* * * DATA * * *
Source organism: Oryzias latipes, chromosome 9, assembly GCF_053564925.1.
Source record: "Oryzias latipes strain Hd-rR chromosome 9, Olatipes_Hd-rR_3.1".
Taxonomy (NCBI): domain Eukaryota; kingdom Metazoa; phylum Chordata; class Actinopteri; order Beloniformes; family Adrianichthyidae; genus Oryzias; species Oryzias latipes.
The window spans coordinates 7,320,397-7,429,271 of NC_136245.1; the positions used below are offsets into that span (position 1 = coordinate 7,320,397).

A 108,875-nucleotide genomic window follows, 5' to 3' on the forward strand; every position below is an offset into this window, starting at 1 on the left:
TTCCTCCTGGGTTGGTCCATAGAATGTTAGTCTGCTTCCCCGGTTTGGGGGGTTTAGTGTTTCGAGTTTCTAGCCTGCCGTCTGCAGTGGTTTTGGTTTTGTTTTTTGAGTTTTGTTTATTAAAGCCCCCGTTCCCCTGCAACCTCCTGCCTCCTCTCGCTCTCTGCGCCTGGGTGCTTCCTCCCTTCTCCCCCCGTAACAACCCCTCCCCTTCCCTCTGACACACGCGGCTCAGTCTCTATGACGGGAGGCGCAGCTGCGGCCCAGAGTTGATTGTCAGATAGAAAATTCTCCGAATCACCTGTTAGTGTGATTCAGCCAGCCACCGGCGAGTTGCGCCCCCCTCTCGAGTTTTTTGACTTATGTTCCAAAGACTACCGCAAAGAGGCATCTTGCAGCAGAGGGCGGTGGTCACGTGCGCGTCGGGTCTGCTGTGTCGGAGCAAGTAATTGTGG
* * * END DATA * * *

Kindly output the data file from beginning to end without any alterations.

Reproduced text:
Source organism: Oryzias latipes, chromosome 9, assembly GCF_053564925.1.
Source record: "Oryzias latipes strain Hd-rR chromosome 9, Olatipes_Hd-rR_3.1".
Taxonomy (NCBI): domain Eukaryota; kingdom Metazoa; phylum Chordata; class Actinopteri; order Beloniformes; family Adrianichthyidae; genus Oryzias; species Oryzias latipes.
The window spans coordinates 7,320,397-7,429,271 of NC_136245.1; the positions used below are offsets into that span (position 1 = coordinate 7,320,397).

A 108,875-nucleotide genomic window follows, 5' to 3' on the forward strand; every position below is an offset into this window, starting at 1 on the left:
TTCCTCCTGGGTTGGTCCATAGAATGTTAGTCTGCTTCCCCGGTTTGGGGGGTTTAGTGTTTCGAGTTTCTAGCCTGCCGTCTGCAGTGGTTTTGGTTTTGTTTTTTGAGTTTTGTTTATTAAAGCCCCCGTTCCCCTGCAACCTCCTGCCTCCTCTCGCTCTCTGCGCCTGGGTGCTTCCTCCCTTCTCCCCCCGTAACAACCCCTCCCCTTCCCTCTGACACACGCGGCTCAGTCTCTATGACGGGAGGCGCAGCTGCGGCCCAGAGTTGATTGTCAGATAGAAAATTCTCCGAATCACCTGTTAGTGTGATTCAGCCAGCCACCGGCGAGTTGCGCCCCCCTCTCGAGTTTTTTGACTTATGTTCCAAAGACTACCGCAAAGAGGCATCTTGCAGCAGAGGGCGGTGGTCACGTGCGCGTCGGGTCTGCTGTGTCGGAGCAAGTAATTGTGG